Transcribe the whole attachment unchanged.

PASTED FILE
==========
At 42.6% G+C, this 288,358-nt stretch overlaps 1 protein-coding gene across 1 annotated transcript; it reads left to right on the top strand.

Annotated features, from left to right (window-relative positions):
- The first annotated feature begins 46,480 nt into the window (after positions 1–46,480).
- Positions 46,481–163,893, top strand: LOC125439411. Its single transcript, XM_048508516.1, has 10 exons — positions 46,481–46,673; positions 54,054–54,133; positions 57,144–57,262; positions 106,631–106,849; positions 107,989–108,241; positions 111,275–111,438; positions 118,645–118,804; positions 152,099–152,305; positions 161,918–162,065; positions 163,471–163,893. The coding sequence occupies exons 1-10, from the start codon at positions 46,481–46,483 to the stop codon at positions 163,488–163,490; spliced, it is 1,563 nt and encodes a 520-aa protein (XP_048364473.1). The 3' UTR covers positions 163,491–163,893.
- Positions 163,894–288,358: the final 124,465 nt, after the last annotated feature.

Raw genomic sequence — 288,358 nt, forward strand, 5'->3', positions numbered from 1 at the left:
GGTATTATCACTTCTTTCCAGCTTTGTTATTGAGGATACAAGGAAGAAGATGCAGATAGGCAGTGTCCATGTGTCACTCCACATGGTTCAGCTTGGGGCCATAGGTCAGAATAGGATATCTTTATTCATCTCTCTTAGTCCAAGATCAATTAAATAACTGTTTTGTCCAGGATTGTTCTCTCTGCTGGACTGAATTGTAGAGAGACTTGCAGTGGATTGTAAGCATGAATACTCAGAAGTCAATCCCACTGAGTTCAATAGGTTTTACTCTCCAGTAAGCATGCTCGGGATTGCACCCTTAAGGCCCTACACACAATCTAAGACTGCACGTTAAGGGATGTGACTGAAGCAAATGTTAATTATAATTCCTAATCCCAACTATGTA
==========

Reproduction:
At 42.6% G+C, this 288,358-nt stretch overlaps 1 protein-coding gene across 1 annotated transcript; it reads left to right on the top strand.

Annotated features, from left to right (window-relative positions):
- The first annotated feature begins 46,480 nt into the window (after positions 1–46,480).
- Positions 46,481–163,893, top strand: LOC125439411. Its single transcript, XM_048508516.1, has 10 exons — positions 46,481–46,673; positions 54,054–54,133; positions 57,144–57,262; positions 106,631–106,849; positions 107,989–108,241; positions 111,275–111,438; positions 118,645–118,804; positions 152,099–152,305; positions 161,918–162,065; positions 163,471–163,893. The coding sequence occupies exons 1-10, from the start codon at positions 46,481–46,483 to the stop codon at positions 163,488–163,490; spliced, it is 1,563 nt and encodes a 520-aa protein (XP_048364473.1). The 3' UTR covers positions 163,491–163,893.
- Positions 163,894–288,358: the final 124,465 nt, after the last annotated feature.

Raw genomic sequence — 288,358 nt, forward strand, 5'->3', positions numbered from 1 at the left:
GGTATTATCACTTCTTTCCAGCTTTGTTATTGAGGATACAAGGAAGAAGATGCAGATAGGCAGTGTCCATGTGTCACTCCACATGGTTCAGCTTGGGGCCATAGGTCAGAATAGGATATCTTTATTCATCTCTCTTAGTCCAAGATCAATTAAATAACTGTTTTGTCCAGGATTGTTCTCTCTGCTGGACTGAATTGTAGAGAGACTTGCAGTGGATTGTAAGCATGAATACTCAGAAGTCAATCCCACTGAGTTCAATAGGTTTTACTCTCCAGTAAGCATGCTCGGGATTGCACCCTTAAGGCCCTACACACAATCTAAGACTGCACGTTAAGGGATGTGACTGAAGCAAATGTTAATTATAATTCCTAATCCCAACTATGTA